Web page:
DECADES OF SERVICE: Katherine Holden recognized for more than 20 years at Warren County Juvenile Detention Center
Published 2:16 pm Tuesday, September 20, 2022
Katherine “Kathy” Holden, Administrator of the Warren County Juvenile Detention Center, was recognized for more than 20 years of public service at the Warren County Board of Supervisors meeting on Monday.
County and Youth Court Judge Marcie Southerland praised Holden at the ceremony.
“For as long as she’s been at the youth court, Kathy knows it’s a 24/7 job,” Southerland said. “These kids come in at the worst point of their lives, and they walk out with their heads held high, because of her.”
Email newsletter signup
Holden started working in law enforcement when she became a part-time jailer for Warren County in April 1993. She began working in the Juvenile Detention Center in April of 1997, shortly after the facility was built, and has been there ever since.
“It felt overwhelming, surreal. It was also bittersweet,” Holden said of the honor.
Last year on Sept. 20, Holden’s mother, Ida Holden Russell, passed away. In the following month, she also lost her grandmother, Ida Holden. Marking this milestone on the one-year anniversary of such a deep personal loss is something Holden said was especially significant.
“Those two ladies both instilled my work ethic and everything that I have, in me. So this is in honor of them because I know how proud they are and were of me. So I’m overjoyed.”
Holden said being recognized for her work was very meaningful to her.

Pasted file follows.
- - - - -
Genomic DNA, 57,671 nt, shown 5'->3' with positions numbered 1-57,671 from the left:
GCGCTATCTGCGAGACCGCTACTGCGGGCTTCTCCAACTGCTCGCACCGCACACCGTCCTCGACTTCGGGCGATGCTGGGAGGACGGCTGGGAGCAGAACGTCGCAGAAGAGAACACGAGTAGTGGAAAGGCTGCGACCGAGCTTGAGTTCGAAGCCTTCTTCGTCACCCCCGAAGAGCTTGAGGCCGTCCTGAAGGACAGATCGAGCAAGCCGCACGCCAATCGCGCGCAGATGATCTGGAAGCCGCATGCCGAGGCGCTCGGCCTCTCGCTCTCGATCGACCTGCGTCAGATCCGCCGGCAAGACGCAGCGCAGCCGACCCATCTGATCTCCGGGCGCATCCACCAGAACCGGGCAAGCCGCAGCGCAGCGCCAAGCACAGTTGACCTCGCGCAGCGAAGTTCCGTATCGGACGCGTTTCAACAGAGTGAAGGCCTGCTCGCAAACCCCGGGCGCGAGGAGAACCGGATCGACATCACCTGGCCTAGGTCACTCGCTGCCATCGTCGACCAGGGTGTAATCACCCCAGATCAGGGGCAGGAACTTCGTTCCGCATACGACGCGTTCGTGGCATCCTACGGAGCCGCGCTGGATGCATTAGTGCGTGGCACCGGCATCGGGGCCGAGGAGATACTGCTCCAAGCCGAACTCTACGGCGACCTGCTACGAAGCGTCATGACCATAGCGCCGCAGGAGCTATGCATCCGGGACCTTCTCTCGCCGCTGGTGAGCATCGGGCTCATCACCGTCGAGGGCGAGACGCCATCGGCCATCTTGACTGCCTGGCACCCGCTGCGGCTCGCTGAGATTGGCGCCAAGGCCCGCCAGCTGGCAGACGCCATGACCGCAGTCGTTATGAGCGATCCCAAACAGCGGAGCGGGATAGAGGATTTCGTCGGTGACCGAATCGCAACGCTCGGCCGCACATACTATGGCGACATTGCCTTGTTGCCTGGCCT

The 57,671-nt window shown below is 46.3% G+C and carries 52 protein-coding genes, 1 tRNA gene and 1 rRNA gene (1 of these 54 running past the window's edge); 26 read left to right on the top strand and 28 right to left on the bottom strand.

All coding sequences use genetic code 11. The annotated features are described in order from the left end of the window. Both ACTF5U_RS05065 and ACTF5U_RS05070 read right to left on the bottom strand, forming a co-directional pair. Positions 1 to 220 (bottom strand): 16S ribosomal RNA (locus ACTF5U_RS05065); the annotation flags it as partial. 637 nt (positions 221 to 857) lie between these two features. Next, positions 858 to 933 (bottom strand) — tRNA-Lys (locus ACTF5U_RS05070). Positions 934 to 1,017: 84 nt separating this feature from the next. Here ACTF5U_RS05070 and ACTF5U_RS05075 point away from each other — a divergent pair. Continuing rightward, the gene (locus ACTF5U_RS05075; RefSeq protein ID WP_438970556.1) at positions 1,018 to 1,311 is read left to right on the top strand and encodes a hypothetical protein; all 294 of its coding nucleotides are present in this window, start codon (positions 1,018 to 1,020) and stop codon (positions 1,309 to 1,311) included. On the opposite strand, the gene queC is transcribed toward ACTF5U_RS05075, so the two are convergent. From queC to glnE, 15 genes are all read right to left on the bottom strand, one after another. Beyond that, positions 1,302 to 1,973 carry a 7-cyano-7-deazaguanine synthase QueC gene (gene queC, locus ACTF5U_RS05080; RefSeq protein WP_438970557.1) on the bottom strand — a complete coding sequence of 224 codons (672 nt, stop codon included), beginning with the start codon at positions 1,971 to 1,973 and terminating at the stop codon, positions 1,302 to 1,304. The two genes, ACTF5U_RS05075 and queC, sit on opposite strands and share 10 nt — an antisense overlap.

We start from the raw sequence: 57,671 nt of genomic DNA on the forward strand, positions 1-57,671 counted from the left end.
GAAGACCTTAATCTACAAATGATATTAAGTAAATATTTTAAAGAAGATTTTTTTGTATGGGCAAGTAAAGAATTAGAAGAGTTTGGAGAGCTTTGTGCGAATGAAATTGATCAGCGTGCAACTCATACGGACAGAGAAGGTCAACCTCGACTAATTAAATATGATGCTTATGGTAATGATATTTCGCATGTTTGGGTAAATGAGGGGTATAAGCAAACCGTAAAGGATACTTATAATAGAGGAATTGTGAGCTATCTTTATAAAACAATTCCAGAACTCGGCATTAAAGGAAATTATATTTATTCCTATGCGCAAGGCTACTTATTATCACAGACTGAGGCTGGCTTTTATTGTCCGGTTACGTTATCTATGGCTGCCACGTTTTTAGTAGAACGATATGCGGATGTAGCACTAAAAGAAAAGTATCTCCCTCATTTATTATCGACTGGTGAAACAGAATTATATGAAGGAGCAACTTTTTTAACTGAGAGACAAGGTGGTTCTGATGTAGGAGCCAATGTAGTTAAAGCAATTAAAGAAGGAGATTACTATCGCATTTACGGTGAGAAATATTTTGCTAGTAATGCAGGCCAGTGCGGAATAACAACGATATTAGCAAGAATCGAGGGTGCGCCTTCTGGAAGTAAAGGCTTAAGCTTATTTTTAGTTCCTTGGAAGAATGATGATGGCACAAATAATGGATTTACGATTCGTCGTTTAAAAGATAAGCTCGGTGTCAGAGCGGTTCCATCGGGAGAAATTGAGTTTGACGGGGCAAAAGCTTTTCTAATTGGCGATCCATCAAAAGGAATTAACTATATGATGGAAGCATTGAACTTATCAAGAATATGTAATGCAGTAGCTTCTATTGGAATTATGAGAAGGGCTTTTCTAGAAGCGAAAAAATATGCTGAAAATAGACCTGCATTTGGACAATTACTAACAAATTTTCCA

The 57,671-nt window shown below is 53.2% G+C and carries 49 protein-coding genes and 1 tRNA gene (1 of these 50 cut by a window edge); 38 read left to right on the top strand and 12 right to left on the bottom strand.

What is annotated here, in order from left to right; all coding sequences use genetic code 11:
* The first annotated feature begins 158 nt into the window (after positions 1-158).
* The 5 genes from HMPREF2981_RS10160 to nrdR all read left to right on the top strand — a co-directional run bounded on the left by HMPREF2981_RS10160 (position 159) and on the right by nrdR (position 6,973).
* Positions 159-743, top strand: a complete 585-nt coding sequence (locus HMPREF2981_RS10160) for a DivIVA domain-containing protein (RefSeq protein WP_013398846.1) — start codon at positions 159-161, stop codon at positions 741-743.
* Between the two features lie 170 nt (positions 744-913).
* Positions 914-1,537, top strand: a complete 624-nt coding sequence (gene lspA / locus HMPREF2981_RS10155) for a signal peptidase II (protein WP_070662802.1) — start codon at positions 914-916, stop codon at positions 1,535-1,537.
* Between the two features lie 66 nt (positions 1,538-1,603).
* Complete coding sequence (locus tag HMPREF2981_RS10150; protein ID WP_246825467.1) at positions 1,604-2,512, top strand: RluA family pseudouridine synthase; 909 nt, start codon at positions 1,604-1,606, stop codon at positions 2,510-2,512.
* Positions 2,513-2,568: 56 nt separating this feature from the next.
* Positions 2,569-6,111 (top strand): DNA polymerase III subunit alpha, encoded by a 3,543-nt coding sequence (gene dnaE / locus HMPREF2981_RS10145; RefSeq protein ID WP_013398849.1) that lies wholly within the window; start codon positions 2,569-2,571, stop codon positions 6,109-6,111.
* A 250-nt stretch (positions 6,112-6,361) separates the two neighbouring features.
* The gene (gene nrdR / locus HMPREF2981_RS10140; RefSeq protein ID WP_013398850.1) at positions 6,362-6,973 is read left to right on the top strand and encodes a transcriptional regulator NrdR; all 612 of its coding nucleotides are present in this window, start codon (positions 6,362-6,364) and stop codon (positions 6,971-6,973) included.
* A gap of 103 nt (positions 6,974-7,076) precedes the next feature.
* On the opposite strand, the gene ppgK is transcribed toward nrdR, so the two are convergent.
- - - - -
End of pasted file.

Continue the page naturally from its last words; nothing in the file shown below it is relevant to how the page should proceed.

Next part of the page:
“That was a good feeling to see and have their support along with the Board of Supervisors. It is a great thing that they even recognize employees for longevity; a lot of jobs don’t do that,” Holden said. “That’s a good thing when you do recognize it because what it does is it makes you want to work even harder and pour into your profession even harder, because you know someone out there appreciates it. Today was a great day.”
Holden has remained dedicated to finding ways to positively impact the lives of children who end up in the Detention Center. About five years ago, Holden began a program at the Center called ‘Hour of Power.’ Every Tuesday night, She has a positive role model come and speak with the children in her care.
“My door is open to anyone who feels that they can come in and help us change the mindset of our youth today,” Holden said. “If you meet the confidentiality of criteria, if you meet the background check, and so forth. Come and pour into these kids. Our kids need mentors now more than anything. That’s the most important thing that we need for these children. We need mentors. (A lot) of them don’t have their parents’ support.”
Holden wished to thank her two sons, Levy Wyatt Jr. and Bobby D. Twilley, for their support. Twilley, recently promoted to Staff Sergeant in the United States Army, was able to attend the board meeting to see his mother recognized for her work. Holden said she also wanted to thank Vicksburg Mayor George Flaggs, her supervisor, Youth Court Administrator Rachel Hardy, as well as Judge Gerald Hosemann, Judge John Price and Southerland as well as her staff, whom she described as “dedicated and awesome.”
Holden said that over her 25 years at the Juvenile Detention Center, her objective has stayed the same.
“My ultimate goal is to see less kids come in and more kids turn their lives around,” she said.
Those interested in volunteering for the Hour of Power or in other programs at the facility can contact Holden at the Juvenile Detention Center at 601-630-8003.